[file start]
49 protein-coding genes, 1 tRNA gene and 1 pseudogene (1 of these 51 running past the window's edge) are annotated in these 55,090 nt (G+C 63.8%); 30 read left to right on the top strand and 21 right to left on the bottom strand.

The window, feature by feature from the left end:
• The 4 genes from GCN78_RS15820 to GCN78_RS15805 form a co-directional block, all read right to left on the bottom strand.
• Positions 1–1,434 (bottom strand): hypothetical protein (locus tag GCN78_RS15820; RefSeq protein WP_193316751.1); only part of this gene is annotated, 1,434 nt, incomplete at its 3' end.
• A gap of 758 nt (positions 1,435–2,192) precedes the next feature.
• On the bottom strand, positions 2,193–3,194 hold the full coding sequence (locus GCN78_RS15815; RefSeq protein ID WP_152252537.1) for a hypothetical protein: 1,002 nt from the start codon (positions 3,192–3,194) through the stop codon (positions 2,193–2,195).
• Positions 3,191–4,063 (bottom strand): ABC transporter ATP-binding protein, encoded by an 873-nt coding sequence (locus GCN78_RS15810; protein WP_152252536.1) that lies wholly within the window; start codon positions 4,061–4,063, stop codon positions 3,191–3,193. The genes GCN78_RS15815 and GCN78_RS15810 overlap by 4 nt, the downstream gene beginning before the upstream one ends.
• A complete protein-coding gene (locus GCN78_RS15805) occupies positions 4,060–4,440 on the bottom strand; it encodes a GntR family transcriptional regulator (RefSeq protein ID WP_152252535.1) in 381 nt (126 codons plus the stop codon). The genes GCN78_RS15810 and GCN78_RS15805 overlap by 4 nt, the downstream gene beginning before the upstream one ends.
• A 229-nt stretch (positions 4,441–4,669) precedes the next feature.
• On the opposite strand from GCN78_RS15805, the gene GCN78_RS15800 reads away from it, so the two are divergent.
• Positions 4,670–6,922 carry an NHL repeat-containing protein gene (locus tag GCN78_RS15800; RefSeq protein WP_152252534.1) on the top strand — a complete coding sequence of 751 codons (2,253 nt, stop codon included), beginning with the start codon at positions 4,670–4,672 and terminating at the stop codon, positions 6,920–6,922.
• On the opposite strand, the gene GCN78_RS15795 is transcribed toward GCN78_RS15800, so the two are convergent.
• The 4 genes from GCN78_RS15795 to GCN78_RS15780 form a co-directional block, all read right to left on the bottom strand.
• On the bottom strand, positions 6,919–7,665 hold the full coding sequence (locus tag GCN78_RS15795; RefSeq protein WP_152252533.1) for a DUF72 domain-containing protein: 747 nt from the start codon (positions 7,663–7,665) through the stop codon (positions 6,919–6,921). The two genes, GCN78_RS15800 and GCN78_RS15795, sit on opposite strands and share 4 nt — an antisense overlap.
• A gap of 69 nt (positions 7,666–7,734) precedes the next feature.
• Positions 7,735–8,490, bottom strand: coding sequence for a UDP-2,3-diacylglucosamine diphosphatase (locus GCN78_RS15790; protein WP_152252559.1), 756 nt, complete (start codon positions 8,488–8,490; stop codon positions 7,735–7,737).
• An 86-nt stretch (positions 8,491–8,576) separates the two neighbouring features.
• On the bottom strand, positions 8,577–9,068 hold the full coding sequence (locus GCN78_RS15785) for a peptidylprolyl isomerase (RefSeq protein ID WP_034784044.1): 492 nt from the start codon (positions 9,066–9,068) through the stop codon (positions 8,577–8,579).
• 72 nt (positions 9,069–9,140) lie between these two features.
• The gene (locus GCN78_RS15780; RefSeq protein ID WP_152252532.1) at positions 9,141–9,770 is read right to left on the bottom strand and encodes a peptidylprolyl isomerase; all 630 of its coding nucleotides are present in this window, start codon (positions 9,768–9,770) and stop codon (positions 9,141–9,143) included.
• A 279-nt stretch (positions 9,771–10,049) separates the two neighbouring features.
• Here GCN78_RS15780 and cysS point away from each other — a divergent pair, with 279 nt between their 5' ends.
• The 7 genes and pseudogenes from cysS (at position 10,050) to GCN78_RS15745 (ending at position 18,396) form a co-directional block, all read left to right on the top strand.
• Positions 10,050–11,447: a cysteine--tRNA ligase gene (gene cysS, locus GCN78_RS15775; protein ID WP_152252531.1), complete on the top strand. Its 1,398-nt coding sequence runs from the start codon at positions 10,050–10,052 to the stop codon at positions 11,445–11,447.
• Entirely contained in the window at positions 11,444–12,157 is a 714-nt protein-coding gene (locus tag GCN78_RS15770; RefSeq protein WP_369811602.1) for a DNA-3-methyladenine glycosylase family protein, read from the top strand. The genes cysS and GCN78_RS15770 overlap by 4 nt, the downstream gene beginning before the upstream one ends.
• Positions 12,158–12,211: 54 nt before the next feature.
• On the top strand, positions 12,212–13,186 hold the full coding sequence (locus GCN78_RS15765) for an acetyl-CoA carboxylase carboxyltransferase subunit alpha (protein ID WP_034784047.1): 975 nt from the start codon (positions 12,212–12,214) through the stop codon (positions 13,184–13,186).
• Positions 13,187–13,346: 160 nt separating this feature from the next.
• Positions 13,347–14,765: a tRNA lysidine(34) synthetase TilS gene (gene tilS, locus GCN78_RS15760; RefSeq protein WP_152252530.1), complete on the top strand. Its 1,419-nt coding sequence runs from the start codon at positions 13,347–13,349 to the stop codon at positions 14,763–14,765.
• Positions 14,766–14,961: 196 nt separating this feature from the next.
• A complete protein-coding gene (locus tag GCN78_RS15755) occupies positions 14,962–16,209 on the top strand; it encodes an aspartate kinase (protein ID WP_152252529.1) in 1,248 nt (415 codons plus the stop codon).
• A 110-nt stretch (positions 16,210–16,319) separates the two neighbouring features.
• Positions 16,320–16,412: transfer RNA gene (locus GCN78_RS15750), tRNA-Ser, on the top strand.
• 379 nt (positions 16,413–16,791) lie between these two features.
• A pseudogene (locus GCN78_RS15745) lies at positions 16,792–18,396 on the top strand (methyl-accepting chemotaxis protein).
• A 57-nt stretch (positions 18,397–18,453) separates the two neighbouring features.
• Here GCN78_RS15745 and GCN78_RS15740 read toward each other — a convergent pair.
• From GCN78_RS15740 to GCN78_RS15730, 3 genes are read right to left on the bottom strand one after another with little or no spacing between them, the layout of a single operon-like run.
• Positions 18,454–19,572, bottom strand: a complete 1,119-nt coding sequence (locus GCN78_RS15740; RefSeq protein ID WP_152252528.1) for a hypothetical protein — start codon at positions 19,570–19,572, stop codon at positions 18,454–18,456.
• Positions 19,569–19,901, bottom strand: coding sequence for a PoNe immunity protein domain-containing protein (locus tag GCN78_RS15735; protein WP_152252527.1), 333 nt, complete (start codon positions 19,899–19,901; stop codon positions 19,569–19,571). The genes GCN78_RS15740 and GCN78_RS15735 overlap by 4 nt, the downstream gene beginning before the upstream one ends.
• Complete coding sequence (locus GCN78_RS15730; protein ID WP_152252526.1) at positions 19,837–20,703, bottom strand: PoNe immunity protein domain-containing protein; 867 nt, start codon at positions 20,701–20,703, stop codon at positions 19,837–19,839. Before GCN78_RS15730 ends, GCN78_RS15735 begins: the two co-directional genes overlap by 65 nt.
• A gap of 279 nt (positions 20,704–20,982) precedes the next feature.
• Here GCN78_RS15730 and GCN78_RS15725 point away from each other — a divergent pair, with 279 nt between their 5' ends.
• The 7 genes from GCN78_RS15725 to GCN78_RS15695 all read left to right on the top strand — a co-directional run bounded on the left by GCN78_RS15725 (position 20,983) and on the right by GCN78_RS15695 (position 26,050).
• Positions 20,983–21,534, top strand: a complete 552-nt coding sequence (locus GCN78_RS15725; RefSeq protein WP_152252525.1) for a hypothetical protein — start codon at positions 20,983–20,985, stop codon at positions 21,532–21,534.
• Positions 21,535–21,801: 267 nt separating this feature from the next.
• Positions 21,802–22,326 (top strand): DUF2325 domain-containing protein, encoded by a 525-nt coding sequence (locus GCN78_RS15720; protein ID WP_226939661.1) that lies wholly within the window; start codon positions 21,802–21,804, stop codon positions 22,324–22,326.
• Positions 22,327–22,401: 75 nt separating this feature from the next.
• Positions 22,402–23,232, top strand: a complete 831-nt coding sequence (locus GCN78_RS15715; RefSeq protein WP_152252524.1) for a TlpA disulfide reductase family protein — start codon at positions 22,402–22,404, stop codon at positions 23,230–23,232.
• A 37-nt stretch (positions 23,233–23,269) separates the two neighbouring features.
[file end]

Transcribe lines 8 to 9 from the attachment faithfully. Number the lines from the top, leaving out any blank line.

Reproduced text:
• A complete protein-coding gene (locus GCN78_RS15805) occupies positions 4,060–4,440 on the bottom strand; it encodes a GntR family transcriptional regulator (RefSeq protein ID WP_152252535.1) in 381 nt (126 codons plus the stop codon). The genes GCN78_RS15810 and GCN78_RS15805 overlap by 4 nt, the downstream gene beginning before the upstream one ends.
• A 229-nt stretch (positions 4,441–4,669) precedes the next feature.